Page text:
“There’s front-of-house training. We have a digital training platform for our staff that’s compulsory that we make available to all venues, and it is about attitude. It’s about the language that you use and how you might assist a person who is blind, how you overcome some of the challenges … [for those who] may have never met a person who uses a wheelchair or who has a severe mental disability … It’s all entertainment-led video and it’s … about how we have a good and positive attitude toward people with disabilities.”
Organizers are also cognizant of the overall atmosphere during the festival; the sensory overload that can be extremely challenging for all of us, let alone those with neurological conditions such as Asperger’s syndrome or attention deficit disorder. The festival recently started providing sensory backpacks filled with a variety of tools and resources to help people manage various situations.
“We have [also] introduced BSL (British Sign Language) flyers, which is if your show has a performance that’s going to be sign language interpreted, then we will pay for a sign language interpreter to produce a video flyer so you can talk to BSL-first language users. We work really closely with the deaf community in Scotland to help understand how we make the festival accessible to them and how they feel represented on stage and off,” says Jackson, who adds that street performances are also interpreted.
Additionally, magic carpet viewing platforms are clearly marked so people who use wheelchairs can see and enjoy street performances like everybody else.
The festival also has accessible toilets and bathrooms, complete with hoists and adult load-bearing change tables. These accessible bathrooms are marked clearly on the festival maps.
Jackson also highlights the festival’s partnership with Red61, a company that was founded in 2002 to build a robust and flexible ticketing system that could handle the size and complexity of the Edinburgh Festival Fringe.
“Their solution already provides the ability to search by performance and to tag performances,” Jackson says. “It means that individual performances or multiple individual performances can be tagged across the 25‑day run as accessible, and you can have layers upon layers of tags in there so the audiences can really find and nail down their itinerary — what they are going to see and when they are going to see it. And, conversely, you can also apply it if a whole run is audio described.”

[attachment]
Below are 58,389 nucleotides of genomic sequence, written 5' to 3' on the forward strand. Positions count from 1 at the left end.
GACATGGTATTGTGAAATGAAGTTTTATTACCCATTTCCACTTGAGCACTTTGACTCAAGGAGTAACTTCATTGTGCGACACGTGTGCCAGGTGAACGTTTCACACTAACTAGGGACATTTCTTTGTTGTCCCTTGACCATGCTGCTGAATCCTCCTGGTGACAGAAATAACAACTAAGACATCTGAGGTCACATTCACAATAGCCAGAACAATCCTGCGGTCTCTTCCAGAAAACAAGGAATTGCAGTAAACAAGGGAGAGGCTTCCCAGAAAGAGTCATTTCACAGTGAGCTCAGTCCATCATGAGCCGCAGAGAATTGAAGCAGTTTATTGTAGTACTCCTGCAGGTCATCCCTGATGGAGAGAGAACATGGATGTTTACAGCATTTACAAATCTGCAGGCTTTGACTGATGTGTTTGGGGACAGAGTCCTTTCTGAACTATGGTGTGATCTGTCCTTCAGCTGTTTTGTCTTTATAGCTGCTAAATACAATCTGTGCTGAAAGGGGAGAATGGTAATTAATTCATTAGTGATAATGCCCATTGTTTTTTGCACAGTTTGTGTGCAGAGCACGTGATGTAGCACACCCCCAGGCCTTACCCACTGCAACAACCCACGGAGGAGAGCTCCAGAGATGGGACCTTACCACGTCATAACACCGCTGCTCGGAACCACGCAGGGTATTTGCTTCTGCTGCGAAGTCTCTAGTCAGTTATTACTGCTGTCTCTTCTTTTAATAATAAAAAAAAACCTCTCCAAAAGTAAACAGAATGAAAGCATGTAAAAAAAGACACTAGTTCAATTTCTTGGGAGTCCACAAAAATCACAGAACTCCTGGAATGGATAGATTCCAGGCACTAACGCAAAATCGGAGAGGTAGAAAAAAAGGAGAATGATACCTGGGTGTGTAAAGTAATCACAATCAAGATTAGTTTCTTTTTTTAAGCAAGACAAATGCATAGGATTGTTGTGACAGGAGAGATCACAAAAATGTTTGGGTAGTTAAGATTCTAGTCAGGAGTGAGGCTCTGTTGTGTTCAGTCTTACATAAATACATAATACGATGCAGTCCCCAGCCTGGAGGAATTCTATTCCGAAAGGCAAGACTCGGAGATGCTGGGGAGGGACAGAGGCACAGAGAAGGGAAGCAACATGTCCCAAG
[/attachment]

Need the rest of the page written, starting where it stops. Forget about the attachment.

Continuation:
It doesn’t end there, Jackson says. “The technology continues to improve, and, in 2020, audiences that are looking for just a captioned show or interpreted show will be able to easily find that in the search as well.”
The technology also allows for access notes to be added to a customer account for increased efficiency. “The system is very clever,” says Jackson, “and in a world where we have many variables, the notes are very helpful.”
One variable is the need for wheelchair access to events. Every show is different, and where many of the venues are small, it’s important to know in advance how many seats will need to be removed to make room for wheelchairs. “A lot of Fringe venues are very small, small black box studios,” notes Jackson, “and venues don’t want to be over their capacity for insurance reasons and safety reasons. This means they need to cleverly manage their availability and their allocations.”
The ticketing technology used by the Edinburgh Festival Fringe provides an easy solution. “It does all the work for us,” Jackson says. “It tells us if you book a wheelchair seat, you need to make a capacity adjustment of one which, in this case, would require the removal of one seat in order to accommodate a wheelchair. But because of specific needs, you can override that standard adjustment to accommodate the need. For example, if a small child’s wheelchair would only take up a single seat, whereas if you have a large power chair, that might take up three or four seats. The system is completely adaptable and flexible, and it does it all for you.”
It may at first glance seem difficult, if not impossible, to make any live event fully accessible. But the Edinburgh Festival Fringe, the most unlikely of all accessible events, has taken many positive steps in that direction. The work will continue until as many people as possible are accommodated. As Jackson told her audience, “We want to be able to see customers confidently and assuredly booking tickets, to know with confidence that they are getting the right information, that things are going to be where we said they are going to be and the venues will be ready for them, so their experience is just as easy and as seamless as everybody else’s and they only have to worry about choosing shows, which is one of the hardest things to do. So, we are committed to doing this and committed to doing it properly.”
This story is from a presentation at INTIX 2020, the 41st Annual Conference & Exhibition, which took place in New York City from Jan. 20-23, 2020.
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Tags: ADA , Accessibility , Leadership